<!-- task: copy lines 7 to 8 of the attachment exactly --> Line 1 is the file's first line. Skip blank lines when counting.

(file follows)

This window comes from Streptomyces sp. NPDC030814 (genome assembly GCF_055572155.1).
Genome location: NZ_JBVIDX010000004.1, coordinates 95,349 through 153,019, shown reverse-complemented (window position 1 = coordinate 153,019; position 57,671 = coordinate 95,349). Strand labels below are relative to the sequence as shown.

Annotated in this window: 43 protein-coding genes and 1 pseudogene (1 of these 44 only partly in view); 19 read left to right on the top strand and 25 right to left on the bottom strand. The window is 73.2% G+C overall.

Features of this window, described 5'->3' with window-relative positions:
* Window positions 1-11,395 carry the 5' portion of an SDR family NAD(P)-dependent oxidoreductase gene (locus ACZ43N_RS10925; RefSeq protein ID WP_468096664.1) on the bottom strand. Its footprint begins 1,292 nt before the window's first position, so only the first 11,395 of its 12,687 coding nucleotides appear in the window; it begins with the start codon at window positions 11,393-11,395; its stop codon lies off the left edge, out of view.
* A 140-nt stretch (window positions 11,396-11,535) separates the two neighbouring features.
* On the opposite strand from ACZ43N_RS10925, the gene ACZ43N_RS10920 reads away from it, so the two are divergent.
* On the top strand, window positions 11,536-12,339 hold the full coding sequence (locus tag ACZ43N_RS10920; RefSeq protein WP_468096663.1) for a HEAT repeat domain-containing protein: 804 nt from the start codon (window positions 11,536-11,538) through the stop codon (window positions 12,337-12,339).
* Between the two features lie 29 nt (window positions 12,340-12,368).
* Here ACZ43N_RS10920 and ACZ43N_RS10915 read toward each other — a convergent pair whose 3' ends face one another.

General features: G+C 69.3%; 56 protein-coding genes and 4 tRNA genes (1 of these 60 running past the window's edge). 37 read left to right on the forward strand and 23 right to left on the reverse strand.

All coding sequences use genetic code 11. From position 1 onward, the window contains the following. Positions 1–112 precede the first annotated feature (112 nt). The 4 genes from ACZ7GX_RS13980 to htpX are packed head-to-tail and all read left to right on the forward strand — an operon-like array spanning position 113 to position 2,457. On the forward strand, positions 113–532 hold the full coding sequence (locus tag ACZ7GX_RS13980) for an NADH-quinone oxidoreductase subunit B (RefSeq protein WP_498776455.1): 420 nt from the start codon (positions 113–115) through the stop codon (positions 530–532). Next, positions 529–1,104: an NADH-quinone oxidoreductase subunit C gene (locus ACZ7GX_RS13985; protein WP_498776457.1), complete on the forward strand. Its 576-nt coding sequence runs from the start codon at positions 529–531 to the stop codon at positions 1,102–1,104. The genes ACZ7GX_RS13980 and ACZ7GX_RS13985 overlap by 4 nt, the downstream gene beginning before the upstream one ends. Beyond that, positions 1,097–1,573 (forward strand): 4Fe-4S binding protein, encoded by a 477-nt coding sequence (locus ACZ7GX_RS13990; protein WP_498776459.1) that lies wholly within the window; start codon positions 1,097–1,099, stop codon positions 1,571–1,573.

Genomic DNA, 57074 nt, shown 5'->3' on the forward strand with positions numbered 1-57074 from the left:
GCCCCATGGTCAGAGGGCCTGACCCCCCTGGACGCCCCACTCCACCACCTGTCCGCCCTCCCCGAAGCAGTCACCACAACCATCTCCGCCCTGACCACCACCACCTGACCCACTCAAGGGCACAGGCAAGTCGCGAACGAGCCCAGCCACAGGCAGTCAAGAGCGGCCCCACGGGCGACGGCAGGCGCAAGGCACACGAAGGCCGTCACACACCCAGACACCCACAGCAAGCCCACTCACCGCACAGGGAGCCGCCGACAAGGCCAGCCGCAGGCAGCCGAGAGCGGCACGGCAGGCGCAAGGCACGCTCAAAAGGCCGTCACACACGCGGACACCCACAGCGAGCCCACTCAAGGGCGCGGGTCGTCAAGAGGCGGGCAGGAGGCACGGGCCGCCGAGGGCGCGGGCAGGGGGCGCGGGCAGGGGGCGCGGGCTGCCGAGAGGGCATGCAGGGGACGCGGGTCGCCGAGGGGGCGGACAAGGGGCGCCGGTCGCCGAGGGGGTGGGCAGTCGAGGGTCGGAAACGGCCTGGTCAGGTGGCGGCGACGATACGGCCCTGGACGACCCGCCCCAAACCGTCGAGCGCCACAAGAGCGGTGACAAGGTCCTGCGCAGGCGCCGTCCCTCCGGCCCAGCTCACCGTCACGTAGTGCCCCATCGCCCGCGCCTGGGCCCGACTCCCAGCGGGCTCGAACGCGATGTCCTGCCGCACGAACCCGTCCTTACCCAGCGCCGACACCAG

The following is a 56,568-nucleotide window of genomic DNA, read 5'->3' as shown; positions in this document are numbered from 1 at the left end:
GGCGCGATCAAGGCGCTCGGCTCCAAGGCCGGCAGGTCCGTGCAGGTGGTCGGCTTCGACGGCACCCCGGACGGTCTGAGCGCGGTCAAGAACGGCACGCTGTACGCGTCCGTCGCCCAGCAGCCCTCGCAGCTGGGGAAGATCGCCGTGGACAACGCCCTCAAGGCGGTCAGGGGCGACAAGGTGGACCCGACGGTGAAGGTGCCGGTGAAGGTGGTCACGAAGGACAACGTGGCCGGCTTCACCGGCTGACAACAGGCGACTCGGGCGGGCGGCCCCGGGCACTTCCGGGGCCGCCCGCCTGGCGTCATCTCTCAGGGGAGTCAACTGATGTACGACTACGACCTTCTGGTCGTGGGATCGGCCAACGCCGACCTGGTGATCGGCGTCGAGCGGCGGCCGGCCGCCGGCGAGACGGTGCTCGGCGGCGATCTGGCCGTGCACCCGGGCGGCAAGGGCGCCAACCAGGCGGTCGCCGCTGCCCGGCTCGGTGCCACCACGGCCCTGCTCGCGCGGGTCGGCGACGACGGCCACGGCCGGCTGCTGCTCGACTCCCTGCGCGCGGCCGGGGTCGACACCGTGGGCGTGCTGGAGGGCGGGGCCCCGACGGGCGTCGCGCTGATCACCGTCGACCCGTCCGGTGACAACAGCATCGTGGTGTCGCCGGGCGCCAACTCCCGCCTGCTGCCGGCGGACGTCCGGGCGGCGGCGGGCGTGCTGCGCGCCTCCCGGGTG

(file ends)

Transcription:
* On the opposite strand from ACZ43N_RS10925, the gene ACZ43N_RS10920 reads away from it, so the two are divergent.
* On the top strand, window positions 11,536-12,339 hold the full coding sequence (locus tag ACZ43N_RS10920; RefSeq protein WP_468096663.1) for a HEAT repeat domain-containing protein: 804 nt from the start codon (window positions 11,536-11,538) through the stop codon (window positions 12,337-12,339).